Thursday, December 13, 2012 - 3:00am

An Oklahoma State University spokesman said administrators declined to notify police about allegations that a fraternity member had sexually assaulted nearly a dozen new members because it believed the alleged perpetrator was protected under the Family Educational Rights and Protection Act, Oklahoma’s News On 6 reported. The university waited nearly three weeks to go to police, handling the allegations through its own disciplinary procedures at first. FERPA, which explicitly states that the rule should not prevent institutions from approaching police with personally identifiable information about a possible crime, prohibits colleges from releasing identifying information in students’ private educational records. Further, as Frank LoMonte, executive director of the Student Press Law Center, pointed out on the FERPA Fact blog, universities are required under the Clery Act to issue timely warnings to campus whenever criminal behavior “represents a threat” to people there. Oklahoma State said it found a male student responsible for four sexual misconduct violations; the student has been suspended for three years. Local police are investigating the case.

Thursday, December 13, 2012 - 4:07am

David Geffen, the entertainment executive and philanthropist, has donated $100 million to the University of California at Los Angeles for scholarships for medical students. UCLA's medical school was named for Geffen in 2002 after he donated $200 million to support it. The new gift is designed to cover all medical school expenses for top students, allowing them to graduate debt-free.

 

Thursday, December 13, 2012 - 3:00am

Relatively few American families used tax-favored education accounts to save money for college, and those who did disproportionately had higher incomes, the Government Accountability Office said in a report issued Wednesday. The GAO report found that just 3 percent of families had funds in 529 or Coverdell Education Savings Accounts in 2010.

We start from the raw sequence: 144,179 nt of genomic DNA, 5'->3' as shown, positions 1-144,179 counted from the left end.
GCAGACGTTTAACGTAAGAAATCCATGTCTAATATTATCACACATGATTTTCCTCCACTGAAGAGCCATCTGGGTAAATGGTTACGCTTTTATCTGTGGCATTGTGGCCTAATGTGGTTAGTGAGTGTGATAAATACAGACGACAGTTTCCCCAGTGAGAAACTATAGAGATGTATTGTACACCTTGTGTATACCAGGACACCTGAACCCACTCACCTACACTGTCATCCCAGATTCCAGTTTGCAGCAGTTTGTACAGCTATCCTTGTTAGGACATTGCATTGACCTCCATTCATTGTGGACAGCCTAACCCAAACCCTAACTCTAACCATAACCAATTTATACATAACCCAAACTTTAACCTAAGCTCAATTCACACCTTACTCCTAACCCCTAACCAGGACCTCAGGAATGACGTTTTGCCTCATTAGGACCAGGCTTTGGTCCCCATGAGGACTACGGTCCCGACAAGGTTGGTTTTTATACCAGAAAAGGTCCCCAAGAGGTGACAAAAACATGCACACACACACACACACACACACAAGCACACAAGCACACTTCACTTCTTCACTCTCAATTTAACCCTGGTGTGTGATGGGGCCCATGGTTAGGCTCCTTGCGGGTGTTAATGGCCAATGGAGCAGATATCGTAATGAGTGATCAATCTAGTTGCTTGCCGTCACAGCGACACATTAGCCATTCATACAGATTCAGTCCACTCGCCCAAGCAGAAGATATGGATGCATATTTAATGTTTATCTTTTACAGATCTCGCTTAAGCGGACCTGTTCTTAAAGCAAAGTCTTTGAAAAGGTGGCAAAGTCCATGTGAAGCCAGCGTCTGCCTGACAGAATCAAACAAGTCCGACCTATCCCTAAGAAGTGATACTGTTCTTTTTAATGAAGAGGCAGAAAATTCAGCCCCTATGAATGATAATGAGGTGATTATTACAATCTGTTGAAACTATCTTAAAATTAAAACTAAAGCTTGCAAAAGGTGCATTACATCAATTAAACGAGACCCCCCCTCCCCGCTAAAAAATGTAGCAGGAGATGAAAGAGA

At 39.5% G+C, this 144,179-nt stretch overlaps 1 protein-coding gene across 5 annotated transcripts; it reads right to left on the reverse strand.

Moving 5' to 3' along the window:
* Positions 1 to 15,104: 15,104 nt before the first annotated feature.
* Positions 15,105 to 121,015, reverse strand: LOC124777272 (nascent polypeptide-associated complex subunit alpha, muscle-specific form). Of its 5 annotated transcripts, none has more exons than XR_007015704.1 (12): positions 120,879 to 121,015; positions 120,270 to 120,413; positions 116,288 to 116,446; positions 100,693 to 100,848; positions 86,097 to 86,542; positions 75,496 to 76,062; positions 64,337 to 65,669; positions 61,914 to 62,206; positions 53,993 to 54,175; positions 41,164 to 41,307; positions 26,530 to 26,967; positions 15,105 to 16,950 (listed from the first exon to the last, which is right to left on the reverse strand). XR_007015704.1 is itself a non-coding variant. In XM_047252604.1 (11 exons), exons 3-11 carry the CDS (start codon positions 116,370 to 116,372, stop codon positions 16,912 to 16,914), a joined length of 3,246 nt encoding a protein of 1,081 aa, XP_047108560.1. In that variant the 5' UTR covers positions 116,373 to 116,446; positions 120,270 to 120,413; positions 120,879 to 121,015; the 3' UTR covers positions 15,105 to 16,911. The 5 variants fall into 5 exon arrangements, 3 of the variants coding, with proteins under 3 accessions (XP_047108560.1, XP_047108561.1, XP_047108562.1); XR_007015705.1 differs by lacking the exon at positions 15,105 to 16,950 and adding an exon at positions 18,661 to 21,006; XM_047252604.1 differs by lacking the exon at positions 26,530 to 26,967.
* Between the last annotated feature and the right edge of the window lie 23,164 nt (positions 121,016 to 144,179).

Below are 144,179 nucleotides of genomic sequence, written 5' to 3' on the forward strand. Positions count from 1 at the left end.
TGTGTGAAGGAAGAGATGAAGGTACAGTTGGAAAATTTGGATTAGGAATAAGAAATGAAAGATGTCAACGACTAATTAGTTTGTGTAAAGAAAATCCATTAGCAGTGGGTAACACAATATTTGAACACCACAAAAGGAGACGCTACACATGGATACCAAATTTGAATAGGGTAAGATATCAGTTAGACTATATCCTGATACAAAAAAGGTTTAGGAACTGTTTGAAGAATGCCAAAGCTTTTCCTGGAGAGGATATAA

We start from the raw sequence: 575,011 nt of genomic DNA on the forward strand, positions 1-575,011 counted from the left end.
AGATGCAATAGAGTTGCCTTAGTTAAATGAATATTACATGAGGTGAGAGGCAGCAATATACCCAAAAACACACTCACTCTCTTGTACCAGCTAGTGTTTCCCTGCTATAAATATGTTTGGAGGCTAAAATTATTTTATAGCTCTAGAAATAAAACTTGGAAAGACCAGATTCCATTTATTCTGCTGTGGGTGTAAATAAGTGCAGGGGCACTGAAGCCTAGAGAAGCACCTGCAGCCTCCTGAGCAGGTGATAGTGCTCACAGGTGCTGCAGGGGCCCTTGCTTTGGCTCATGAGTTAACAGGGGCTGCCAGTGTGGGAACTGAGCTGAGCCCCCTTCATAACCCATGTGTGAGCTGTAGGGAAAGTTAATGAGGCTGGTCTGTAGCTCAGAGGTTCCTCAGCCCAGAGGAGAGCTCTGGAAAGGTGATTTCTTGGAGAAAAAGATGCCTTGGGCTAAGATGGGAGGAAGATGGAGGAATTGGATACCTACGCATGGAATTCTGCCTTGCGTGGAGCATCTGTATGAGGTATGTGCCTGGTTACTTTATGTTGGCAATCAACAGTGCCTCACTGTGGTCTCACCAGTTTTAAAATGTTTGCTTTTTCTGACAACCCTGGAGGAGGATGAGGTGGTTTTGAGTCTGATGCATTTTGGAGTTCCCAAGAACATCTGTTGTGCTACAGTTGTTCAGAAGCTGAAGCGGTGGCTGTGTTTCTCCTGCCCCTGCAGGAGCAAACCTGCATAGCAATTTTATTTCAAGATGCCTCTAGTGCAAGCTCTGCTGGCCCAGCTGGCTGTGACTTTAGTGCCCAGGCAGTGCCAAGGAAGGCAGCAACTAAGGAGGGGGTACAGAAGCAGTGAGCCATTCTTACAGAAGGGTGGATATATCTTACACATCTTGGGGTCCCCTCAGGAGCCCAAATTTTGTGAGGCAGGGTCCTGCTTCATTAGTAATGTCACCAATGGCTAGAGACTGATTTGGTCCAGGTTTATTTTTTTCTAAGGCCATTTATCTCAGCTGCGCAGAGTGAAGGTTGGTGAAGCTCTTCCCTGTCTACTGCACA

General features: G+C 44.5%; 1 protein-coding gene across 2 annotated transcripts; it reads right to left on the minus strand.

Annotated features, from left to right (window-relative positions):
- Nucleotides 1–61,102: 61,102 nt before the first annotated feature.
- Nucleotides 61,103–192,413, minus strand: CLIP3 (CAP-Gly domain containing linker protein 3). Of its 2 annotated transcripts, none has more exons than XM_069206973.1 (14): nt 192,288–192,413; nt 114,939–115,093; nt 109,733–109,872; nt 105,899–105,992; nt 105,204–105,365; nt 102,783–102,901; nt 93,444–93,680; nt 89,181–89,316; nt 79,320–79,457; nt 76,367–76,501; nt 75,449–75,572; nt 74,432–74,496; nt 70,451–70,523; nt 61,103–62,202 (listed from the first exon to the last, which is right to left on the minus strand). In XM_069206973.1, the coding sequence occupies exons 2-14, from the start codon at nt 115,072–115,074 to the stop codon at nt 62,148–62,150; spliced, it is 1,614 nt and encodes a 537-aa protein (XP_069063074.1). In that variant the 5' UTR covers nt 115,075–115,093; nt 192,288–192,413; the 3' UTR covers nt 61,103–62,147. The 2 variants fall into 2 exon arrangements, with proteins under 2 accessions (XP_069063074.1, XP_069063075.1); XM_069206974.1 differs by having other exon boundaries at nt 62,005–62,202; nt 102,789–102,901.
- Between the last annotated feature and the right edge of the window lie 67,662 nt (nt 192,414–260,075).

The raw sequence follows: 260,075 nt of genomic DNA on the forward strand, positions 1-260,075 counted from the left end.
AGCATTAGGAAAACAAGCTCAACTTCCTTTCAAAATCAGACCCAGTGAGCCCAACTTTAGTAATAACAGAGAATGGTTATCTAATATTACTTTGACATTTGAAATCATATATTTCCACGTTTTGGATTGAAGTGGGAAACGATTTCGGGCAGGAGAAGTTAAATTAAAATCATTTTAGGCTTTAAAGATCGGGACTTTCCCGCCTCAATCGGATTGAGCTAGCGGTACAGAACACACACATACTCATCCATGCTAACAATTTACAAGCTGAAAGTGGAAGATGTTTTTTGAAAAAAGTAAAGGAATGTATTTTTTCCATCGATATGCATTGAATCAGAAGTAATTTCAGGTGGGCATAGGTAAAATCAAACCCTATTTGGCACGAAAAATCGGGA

Thursday, December 13, 2012 - 4:09am

Sudan is seeing major student protests this week in the wake of the deaths of four students at Gezira University who participated in a protest over tuition rates, AFP reported. Protest organizers said that the four students were among participants in a peaceful protest that was disrupted by a pro-government student group. University officials said that the students drowned.

 

Thursday, December 13, 2012 - 3:00am

In today’s Academic Minute, Stephanie Pfirman of Columbia University explains the importance of the geographic area destined to be the last refuge for year-round Arctic sea ice. Learn more about the Academic Minute here.

 

Thursday, December 13, 2012 - 3:00am

California Competes, a group led by U.S. Department of Education veteran Robert Shireman, on Wednesday filed a legal challenge to the shared governance structure of California's community college system. In a filing with the system's Board of Governors, the group seeks to overturn what it asserts are veto powers for local academic senates. The resulting "tangled bureaucracy" has contributed to accreditation crises in the system, the group said, most notably at the City College of San Francisco. Faculty leaders, however, have said that the system's governance structure functions properly and that governing boards have the power to act.

Wednesday, December 12, 2012 - 3:00am

The board of Morgan State University announced Tuesday that it had decided not to renew the contract of President David Wilson, meaning that he will leave office in June, after three years in the position. The official announcement gave no reason for the decision. The Baltimore Sun reported that the university's board was divided on the issue, and made the decision last week in a "heated" meeting. Recent months have seen two shootings on the campus, and the indictment of a professor for obtaining grants fraudulently, but the Sun quoted sources as saying those incidents were not behind the ouster. The Sun quoted from a letter Wilson sent to the campus in which he suggested he was being punished because he had been considered for another job (even though he withdrew from contention).

Marybeth Gasman, a professor at the University of Pennsylvania who studies historically black colleges such as Morgan State, wrote a column for The Washington Post questioning the way the university's board decided to end Wilson's presidency. "Wilson is an exceptional leader," she wrote. "When I look across the landscape of university presidents for an example of an individual who is ethical, personable, forward-thinking, brave, data driven, charismatic, scholarly and committed to student-centered education, I think of Wilson."